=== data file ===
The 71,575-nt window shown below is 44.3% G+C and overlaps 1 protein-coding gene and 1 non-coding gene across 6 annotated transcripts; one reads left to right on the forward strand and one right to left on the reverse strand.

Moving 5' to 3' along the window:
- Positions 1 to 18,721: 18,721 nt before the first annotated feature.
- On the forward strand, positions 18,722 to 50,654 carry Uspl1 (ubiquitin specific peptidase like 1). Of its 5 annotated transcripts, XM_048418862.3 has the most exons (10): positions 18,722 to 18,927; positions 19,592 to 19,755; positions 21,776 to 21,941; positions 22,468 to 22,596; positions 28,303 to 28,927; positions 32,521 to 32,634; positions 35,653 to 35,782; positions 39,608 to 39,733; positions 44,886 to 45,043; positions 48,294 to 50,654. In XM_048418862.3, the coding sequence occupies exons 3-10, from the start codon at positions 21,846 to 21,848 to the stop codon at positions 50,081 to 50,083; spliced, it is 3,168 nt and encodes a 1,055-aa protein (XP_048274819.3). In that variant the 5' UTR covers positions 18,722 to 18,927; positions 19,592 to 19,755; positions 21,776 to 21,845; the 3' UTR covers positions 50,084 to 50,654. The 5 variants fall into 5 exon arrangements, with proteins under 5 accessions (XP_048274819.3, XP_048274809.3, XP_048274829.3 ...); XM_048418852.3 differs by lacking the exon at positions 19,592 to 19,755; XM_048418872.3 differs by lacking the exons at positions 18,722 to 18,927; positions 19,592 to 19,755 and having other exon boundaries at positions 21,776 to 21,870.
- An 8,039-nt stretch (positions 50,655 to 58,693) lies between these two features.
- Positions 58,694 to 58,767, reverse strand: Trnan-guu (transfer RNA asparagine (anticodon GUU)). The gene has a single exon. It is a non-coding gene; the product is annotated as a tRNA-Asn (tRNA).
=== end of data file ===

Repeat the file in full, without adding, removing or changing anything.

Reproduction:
The 71,575-nt window shown below is 44.3% G+C and overlaps 1 protein-coding gene and 1 non-coding gene across 6 annotated transcripts; one reads left to right on the forward strand and one right to left on the reverse strand.

Moving 5' to 3' along the window:
- Positions 1 to 18,721: 18,721 nt before the first annotated feature.
- On the forward strand, positions 18,722 to 50,654 carry Uspl1 (ubiquitin specific peptidase like 1). Of its 5 annotated transcripts, XM_048418862.3 has the most exons (10): positions 18,722 to 18,927; positions 19,592 to 19,755; positions 21,776 to 21,941; positions 22,468 to 22,596; positions 28,303 to 28,927; positions 32,521 to 32,634; positions 35,653 to 35,782; positions 39,608 to 39,733; positions 44,886 to 45,043; positions 48,294 to 50,654. In XM_048418862.3, the coding sequence occupies exons 3-10, from the start codon at positions 21,846 to 21,848 to the stop codon at positions 50,081 to 50,083; spliced, it is 3,168 nt and encodes a 1,055-aa protein (XP_048274819.3). In that variant the 5' UTR covers positions 18,722 to 18,927; positions 19,592 to 19,755; positions 21,776 to 21,845; the 3' UTR covers positions 50,084 to 50,654. The 5 variants fall into 5 exon arrangements, with proteins under 5 accessions (XP_048274819.3, XP_048274809.3, XP_048274829.3 ...); XM_048418852.3 differs by lacking the exon at positions 19,592 to 19,755; XM_048418872.3 differs by lacking the exons at positions 18,722 to 18,927; positions 19,592 to 19,755 and having other exon boundaries at positions 21,776 to 21,870.
- An 8,039-nt stretch (positions 50,655 to 58,693) lies between these two features.
- Positions 58,694 to 58,767, reverse strand: Trnan-guu (transfer RNA asparagine (anticodon GUU)). The gene has a single exon. It is a non-coding gene; the product is annotated as a tRNA-Asn (tRNA).